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Ivory (Heb. pl. shenhabbim , the "tusks of elephants") was early used in decorations by the Egyptians, and a great trade in it was carried on by the Assyrians (Eze 27:6; Rev 18:12). It was used by the Phoenicians to ornament the box-wood rowing-benches of their galleys, and Hiram's skilled workmen made Solomon's throne of ivory (Kg1 10:18). It was brought by the caravans of Dedan (Isa 21:13), and from the East Indies by the navy of Tarshish (Kg1 10:22). Many specimens of ancient Egyptian and Assyrian ivory-work have been preserved. The word habbim is derived from the Sanscrit ibhas, meaning "elephant," preceded by the Hebrew article (ha); and hence it is argued that Ophir, from which it and the other articles mentioned in Kg1 10:22 were brought, was in India.

Izhar Oil one of the sons of Kohath, and grandson of Levi (Exo 6:18, Exo 6:21; Num 16:1).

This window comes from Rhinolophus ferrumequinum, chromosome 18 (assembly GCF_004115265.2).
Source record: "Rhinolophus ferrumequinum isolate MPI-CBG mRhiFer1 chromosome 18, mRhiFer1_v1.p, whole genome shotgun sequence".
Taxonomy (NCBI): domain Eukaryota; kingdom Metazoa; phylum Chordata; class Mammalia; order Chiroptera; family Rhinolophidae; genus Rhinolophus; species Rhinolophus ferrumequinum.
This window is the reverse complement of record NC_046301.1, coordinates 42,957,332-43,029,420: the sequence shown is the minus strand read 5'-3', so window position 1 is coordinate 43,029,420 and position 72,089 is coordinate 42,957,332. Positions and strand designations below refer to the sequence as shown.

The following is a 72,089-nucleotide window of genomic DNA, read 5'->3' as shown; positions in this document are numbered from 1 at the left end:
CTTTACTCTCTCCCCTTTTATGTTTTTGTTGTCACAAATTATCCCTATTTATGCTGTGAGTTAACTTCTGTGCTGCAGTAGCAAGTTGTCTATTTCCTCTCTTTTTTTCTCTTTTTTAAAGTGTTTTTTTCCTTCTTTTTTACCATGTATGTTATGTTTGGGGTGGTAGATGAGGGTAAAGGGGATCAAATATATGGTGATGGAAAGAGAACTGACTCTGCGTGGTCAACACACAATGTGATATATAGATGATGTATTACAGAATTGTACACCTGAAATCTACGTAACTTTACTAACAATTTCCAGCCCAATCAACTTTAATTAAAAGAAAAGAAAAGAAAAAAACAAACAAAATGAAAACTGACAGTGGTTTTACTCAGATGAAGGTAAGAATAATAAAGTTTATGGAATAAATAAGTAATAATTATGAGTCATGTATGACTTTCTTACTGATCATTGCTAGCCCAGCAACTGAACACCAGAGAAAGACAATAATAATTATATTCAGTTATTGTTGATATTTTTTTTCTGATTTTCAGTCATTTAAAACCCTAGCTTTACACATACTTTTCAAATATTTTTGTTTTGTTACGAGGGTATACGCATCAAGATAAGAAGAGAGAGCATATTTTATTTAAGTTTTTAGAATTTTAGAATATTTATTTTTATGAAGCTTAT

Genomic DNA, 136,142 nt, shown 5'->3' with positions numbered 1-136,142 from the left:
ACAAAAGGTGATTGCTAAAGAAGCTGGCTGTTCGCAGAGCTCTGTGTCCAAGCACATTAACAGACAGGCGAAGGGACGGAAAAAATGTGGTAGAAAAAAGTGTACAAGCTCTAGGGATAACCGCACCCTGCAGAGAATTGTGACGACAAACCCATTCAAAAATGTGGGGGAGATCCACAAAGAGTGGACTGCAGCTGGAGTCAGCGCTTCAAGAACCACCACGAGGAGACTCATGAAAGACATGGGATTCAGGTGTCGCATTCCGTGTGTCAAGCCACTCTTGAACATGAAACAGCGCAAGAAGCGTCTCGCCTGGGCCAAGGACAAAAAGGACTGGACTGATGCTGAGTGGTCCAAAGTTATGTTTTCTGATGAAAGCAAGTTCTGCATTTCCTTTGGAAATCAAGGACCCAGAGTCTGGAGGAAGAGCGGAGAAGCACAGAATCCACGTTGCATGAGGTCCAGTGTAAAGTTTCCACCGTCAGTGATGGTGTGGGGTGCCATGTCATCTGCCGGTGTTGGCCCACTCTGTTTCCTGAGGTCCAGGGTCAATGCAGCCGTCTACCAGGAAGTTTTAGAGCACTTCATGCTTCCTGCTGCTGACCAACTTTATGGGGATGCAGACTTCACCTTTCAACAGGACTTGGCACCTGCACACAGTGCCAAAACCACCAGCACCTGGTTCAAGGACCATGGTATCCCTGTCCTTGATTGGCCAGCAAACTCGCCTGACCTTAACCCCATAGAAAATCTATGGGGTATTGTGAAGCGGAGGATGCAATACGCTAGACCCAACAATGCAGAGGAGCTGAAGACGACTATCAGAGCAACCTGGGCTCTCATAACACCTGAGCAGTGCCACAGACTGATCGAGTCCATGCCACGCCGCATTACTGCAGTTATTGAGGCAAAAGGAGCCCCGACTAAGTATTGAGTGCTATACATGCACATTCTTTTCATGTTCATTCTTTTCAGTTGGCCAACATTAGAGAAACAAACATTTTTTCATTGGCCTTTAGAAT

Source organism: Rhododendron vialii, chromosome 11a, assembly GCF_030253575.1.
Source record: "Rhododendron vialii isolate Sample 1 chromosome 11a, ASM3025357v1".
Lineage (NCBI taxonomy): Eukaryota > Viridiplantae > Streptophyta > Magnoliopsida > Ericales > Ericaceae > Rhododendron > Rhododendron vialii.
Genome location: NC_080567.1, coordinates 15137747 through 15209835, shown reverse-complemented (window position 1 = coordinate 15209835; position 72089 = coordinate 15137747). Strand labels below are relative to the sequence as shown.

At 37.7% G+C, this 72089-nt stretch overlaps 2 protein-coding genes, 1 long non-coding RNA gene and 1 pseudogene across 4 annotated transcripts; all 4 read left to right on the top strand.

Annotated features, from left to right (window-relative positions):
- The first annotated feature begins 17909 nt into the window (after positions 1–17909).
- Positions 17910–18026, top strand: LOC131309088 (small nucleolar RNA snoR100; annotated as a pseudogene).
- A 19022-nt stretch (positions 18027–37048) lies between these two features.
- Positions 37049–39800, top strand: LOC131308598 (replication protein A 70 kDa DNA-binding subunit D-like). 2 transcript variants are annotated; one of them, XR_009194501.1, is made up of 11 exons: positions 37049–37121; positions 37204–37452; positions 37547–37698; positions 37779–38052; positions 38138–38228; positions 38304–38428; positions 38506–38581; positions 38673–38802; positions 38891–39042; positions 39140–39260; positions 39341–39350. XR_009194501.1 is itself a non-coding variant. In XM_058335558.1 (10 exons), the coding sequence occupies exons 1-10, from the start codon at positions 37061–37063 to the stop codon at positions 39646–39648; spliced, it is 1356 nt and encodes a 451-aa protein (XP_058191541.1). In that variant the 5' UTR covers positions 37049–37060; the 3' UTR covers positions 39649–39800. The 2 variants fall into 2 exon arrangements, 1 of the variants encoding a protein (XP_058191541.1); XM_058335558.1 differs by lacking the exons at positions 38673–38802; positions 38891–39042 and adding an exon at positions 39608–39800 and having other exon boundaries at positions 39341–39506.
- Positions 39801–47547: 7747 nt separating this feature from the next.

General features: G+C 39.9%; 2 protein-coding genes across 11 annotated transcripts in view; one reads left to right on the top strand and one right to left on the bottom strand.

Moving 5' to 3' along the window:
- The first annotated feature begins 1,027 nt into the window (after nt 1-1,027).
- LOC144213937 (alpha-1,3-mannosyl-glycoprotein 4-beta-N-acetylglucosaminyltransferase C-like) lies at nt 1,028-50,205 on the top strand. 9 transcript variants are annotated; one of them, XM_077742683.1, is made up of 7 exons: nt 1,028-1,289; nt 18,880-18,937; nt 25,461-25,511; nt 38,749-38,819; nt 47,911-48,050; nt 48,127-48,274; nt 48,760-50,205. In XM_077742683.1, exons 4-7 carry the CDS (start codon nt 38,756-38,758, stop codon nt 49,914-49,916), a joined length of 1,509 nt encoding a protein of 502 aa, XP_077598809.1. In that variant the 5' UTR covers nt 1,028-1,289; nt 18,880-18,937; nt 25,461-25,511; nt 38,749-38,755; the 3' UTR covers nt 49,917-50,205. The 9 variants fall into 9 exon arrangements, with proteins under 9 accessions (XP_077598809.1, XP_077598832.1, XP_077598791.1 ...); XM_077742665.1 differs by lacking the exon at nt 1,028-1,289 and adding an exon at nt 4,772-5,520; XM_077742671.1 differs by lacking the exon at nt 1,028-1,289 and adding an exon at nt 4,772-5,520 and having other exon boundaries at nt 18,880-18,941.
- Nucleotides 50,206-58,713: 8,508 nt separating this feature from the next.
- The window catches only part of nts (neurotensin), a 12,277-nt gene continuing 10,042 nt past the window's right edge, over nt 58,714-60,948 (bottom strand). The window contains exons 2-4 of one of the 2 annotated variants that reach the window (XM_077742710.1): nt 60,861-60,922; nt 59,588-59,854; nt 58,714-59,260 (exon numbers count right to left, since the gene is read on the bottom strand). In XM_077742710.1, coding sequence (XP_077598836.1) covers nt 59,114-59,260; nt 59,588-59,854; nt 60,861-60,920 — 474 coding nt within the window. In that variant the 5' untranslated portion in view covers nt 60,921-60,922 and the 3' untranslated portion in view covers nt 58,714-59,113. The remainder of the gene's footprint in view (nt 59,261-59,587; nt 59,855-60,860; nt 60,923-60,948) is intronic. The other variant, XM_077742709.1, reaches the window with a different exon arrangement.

Izrahite The designation of one of David's officers (Ch1 27:8).

Jaakan He twists, one of the sons of Ezer, the son of Seir the Horite (Ch1 1:42).

Jaakobah Heel-catcher, a form of the name Jacob, one of the descendants of Simeon (Ch1 4:36).

Jaala A wild she-goat, one of the Nethinim, whose descendants returned from the Captivity (Neh 7:58).

Jaalam Concealer, the second of Esau's three sons by Aholibamah (Gen 36:5, Gen 36:14).

Jaanai Mourner, one of the chief Gadites (Ch1 5:12).

Jaare-oregim Forests of the weavers, a Bethlehemite (Sa2 21:19), and the father of Elhanan, who slew Goliath. In Ch1 20:5 called JAIR.

Jaasau Fabricator, an Israelite who renounced his Gentile wife after the Return (Ezr 10:37).